Before you get that eco-car, consider this (my head hurts every time I read about it). When deciding if upgrading the efficiency of your vehicle makes sense, you have to look at fuel savings differently.

The problem is we perceive that fuel consumption falls in a linear fashion as mpg increases. In other words, we think that a 50 mpg car compared to a 34 mpg car is better fuel savings than a 28 mpg car compared to a 18 mpg one. The first one saves 16 gallons, the second 10, right?

Well if your car gets 18 mpg currently, upgrading to a 28 mpg one offers more than double the fuel savings over 10,000 miles, than the 34 mpg car compared to a 50 mpg one! You math wizards out there get this probably...I prefer to consider it magic.

Bottom Line #3 - The reason this is important is that trading in your inefficient car for a mildly efficient one is way more important than trading in your efficient ride for a super efficient one.

Tuesday, May 5, 2009

It's compostable!

I see more and more products claiming compostability. I wandered through a local "green" store recently and found a few items worth looking at...

First were these cool, really thin bamboo plates. They were designed to be used one time and composted, for $12.00 per pack of eight! A $1.50 a plate! I don't really have any "compostable money" but this sure looks like the equivalent.

Then there are more practical compostable plates made from "bagasse", in this case, sugar cane stalks. They look and feel like thick paper and are a nice shade of a creamy grey color. These seem infinately more practical that bamboo throwaways, so I ask about them.

The idea is, because the plates aren't recycled, (because they will be dirty), they are thrown away! They should go to the landfill where in theory they will quickly decompose. Or, they advised, they have a friend who runs his used plates through the lawnmower and then composts them???

There are so many things wrong with this I dont know where to start.

First, assuming that a plate will decompose anerobically in a landfill is a stretch. If it does in fact decompose, it will produce methane, a virulent greenhouse gas.

If you want to start up that two cycle lawn mower to mulch up your plates you're contributing black carbon and regular CO2 to the atmosphere. Then, if you or any guests have had meat on their plates (this person referenced could easily be a vegetarian), then adding that to your compost heap would in fact attract critters in droves. The plates are compostable but maybe not digestable.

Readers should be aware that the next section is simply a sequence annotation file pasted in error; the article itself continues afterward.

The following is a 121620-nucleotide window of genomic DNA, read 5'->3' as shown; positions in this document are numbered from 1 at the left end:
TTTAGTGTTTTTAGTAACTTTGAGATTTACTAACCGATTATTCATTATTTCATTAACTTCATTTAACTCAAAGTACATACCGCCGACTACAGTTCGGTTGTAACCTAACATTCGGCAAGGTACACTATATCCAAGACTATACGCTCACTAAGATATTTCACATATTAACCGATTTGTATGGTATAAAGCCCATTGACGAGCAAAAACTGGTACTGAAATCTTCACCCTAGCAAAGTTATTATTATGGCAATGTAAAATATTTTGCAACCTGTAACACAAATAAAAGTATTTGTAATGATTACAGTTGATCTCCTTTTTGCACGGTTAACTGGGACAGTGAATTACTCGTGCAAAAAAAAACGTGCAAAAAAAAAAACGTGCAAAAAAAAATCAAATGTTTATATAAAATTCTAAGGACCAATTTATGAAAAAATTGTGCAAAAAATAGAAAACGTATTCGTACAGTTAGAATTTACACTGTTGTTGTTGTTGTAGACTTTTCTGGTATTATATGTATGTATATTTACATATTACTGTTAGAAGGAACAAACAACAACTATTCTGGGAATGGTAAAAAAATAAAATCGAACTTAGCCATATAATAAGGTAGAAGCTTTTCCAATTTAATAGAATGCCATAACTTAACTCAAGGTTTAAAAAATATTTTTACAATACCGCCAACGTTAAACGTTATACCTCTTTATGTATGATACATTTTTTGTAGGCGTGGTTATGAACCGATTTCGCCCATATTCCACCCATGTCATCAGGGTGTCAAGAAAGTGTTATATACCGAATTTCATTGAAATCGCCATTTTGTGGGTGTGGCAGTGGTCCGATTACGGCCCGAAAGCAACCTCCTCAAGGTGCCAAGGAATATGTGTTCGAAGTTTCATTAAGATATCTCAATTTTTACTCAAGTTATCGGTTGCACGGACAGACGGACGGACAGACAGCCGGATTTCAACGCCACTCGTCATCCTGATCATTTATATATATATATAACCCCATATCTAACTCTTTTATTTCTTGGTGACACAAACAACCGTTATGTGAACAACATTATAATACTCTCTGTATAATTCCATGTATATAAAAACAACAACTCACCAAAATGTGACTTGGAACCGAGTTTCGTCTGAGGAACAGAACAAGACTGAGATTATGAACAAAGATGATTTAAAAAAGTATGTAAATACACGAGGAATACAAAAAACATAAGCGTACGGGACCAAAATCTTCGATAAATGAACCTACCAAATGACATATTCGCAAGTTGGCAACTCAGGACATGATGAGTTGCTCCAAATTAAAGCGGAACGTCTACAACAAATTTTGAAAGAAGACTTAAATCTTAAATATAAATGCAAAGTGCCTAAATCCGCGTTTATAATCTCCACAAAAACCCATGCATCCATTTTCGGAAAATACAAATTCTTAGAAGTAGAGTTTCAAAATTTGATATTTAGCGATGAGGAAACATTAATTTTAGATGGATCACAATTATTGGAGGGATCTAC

I do have a "plastic" fork made from corn that is advertised as compostable...so far its been in my compost heap for seven months and looks brand new. It may eventually break down but a bunch of those in my pile would have made the rest of the compost useless unless I picked out all this so called "compostable" stuff.

Bottom Line - I feel sorry for the companies making these items, and the purveyors of such goods. It's not sustainable. You would be better off using reusable plates...and cleaning them, or just buying the cheap paper ones and throwing them away. If they were made from recycled paper, that would be better still.

Sunday, May 3, 2009

Monopoly update GUD 9530

Just an update on the previous post. This line item is the result of the regulators finding that Atmos did not prudently handle their hedging or storage activities. It appears this means they are reviewed on lots of things and if they somehow spend money that is deemed imprudent they can be required to refund it to rate payers.

This is how we regulate a cost-plus monopoly. If they are stupid with their costs and we catch them we get some money back.

It does beg the question that if you were a customer during the time of imprudence and then left the market, how do you get your refund? (You don't). I would assume that new customers are also getting this refund???